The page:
Introducing Information Management for NoSQL

As Gartner warns in the report, adopting NoSQL storage can result in Information … read more

Introducing Quantitative Enterprise Architecture

It is rather ridiculous that the discussion on Data Driven Enterprise did not … read more

OWL Modelling for Information Architects

Business Abstraction delivered OWL training customised for experienced Information Architects. The target audience … read more

Implementing DaCeMo

Data-Centric Modelling comes with different approach to the process of modelling. The approach, known as “Hub and Spoke Modelling” or “Shared Modeller Approach”, has been proven highly effective for traditional Visual Modelling, however with DaCeMo it becomes a necessity.

Traditional Visual Modelling methods, like UML, BPMN or ArchiMate, claim to be “language everyone should speak”. It requires a lot of training and mentoring to be realistic. The common anti-pattern is that contractors, new or temporary team members model the way they see fit, ruining the consistency and making models unusable.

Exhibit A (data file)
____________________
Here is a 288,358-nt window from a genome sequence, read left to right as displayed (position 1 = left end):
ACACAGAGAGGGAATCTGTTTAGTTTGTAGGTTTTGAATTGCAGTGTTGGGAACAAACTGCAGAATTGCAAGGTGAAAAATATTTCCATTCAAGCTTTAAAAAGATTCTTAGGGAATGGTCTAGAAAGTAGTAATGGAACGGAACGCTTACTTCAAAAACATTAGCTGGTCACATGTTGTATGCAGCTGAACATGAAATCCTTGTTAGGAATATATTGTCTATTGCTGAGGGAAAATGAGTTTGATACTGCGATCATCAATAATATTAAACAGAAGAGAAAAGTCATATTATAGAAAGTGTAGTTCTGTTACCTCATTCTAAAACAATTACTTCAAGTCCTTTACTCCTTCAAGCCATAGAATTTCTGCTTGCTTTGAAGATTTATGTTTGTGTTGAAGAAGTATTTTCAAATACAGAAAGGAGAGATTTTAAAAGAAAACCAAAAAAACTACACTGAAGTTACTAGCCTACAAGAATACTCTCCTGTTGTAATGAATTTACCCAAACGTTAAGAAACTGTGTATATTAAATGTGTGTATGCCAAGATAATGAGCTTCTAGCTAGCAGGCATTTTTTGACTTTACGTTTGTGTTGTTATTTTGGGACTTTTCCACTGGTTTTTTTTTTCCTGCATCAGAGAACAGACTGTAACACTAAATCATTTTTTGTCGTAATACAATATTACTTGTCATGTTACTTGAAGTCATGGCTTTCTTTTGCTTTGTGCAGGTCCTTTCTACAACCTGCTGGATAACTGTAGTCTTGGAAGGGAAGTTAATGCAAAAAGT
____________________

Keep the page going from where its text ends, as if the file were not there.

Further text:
For over a decade Business Abstraction was offering  clients “Hub and Spoke Modelling”. Under that approach, an experienced Modeller (“Hub”) is working with Business Analysts, Data Analysts, Architects of all stripes (“Spokes”), to turn their knowledge into models. The Hub is the only one creating the models, with everyone else involved understanding and reviewing the models. Modeller, on the other hand, is not involved in any meeting outside of the modelling sessions, does not communicate with anyone other than “spokes”, focusing exclusively on modelling.

Hub and Spoke has been consistently delivering superior productivity, and is credited with saving several projects.

With DaCeMo however, having a dedicated modeller is a necessity rather than a high-productivity option. A DaCeMo Modeller is expected to possess a significant array of skills:

  • Been an OWL modelling practitioner with thorough understanding of properties and patterns;
  • Knowing and understanding commonly reused ontologies;
  • Understanding ontological and production (SWRL) reasoning;
  • Ability to abstract information to the Business, and Strategic level, abstracting from implementation details imposed by more restrictive models
  • Having practical understanding of how Semantic Graph impacts the enterprise
  • Having thorough understanding of DaCeMo topl ontology, and the underlying modelling methods.
  • Command DaCeMo visualisation and publishing resources.

You cannot expect to train such expert in a jiffy, let alone expect every BA and Architect to be one. A DaCeMo Modeller is expected to be a specialist skill,